When I logged onto My Charming Kids this morning, I saw that the carnival had been open for at least 8 hours, which means that there were probably already around 70 blogs listed. Ugh. Rather than adopting a defeatist attitude and abandoning the effort altogether, as I often do when I make this discovery, I thought, what if I wasn’t one of the top blogs? What if I was instead dead last?
So here we are, at around #300 in the blog roll, that I offer my post for the week:
Last week, I did not channel the Ghost of Christmas Past and kill my son’s pet fish.
In order to understand this statement, there are many stories that must be told…
My brother, Andy, has long been one of the best gift givers I know. When I was in college, he gave me a fish bowl and a pair of goldfish. I did not know that I had ever even wanted pet fish until he presented me with them on Christmas morning. I loved them. Once the holiday break was over, I returned to school and left the fish in my parents' loving care. What could go wrong? Needless to say, I was stunned when I received a phone call from my Mom weeks later. The fish were dead. It hadn’t even been a month since Christmas. When I asked her what she might have done out of the ordinary, she responded that she cleaned the fish tank…with bleach.
After my son, G, was born, my husband thought it would be great to have fish next to the crib. It would give G something to watch, almost like a live mobile. I was hesitant. I didn’t want to take on the responsibility of fish maintenance. Geoff, my husband, assured me that would never happen.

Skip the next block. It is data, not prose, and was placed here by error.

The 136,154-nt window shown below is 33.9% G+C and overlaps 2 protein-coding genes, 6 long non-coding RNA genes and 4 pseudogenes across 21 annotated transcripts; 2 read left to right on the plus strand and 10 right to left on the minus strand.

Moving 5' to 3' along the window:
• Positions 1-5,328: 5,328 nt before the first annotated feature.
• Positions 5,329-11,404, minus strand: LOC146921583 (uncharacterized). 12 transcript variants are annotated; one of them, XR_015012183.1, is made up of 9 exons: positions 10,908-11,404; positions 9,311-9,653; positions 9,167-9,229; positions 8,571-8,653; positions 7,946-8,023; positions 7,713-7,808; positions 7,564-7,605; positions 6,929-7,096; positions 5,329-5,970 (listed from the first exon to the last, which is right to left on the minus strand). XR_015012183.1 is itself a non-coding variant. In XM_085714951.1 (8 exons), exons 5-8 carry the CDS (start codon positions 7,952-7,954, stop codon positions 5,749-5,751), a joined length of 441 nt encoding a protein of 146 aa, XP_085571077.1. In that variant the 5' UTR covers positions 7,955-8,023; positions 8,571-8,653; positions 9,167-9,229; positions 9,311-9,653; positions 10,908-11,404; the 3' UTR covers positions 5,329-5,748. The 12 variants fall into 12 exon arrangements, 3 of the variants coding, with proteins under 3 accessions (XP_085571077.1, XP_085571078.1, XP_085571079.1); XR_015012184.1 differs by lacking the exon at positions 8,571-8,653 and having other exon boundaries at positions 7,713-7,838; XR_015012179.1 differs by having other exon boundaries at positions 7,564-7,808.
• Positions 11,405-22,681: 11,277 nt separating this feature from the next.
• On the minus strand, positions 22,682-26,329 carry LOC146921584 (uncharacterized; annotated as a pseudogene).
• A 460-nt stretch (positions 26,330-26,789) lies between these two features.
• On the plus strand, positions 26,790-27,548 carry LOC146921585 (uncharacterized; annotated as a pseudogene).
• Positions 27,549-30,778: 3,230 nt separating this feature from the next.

Geoff was true to his word and cleaned the tank regularly in the beginning. However, like most good things, that routine came to an end and cleaning the tank became my responsibility. My husband does his best to persuade me not to clean the tank most of the time; something about maintaining the delicate, ecological balance of the aquarium. My response to this is usually along the lines of “whatever.”
Last week, I couldn’t stand it any longer. The slimy algae, moldy fish food, and other nameless floating scum got the best of me. I gave the kids some toys and, later that morning, the tank was as clean as the day we bought it.
Sadly, the fish was not as pleased with the outcome as I was. After about an hour in his new, crystal clear environment, I noticed that the fish seemed to be swimming a bit side-ways. More time passed and suddenly he stopped swimming altogether. At that point, Giancarlo started yelling, “Mama, the fish is broken! Fix it, Mama, fix it.” Try as I might, the fish couldn’t be fixed. When he started swimming into the sides of the tank, kamikaze style, I knew we were in trouble.
I did the only thing I could think of: I gathered the kids around the tank and we took in the very dramatic and tragic show.
I like to think that my kids learned about the circle of life this week. Here is a bit of pictorial evidence to that effect, as well as proof of just how very clean the tank is:
As I gazed upon the empty tank today, I realized that I used the exact same phrase as my mother when I attempted to explain the sudden demise of the fish...“the tank really needed to be cleaned!”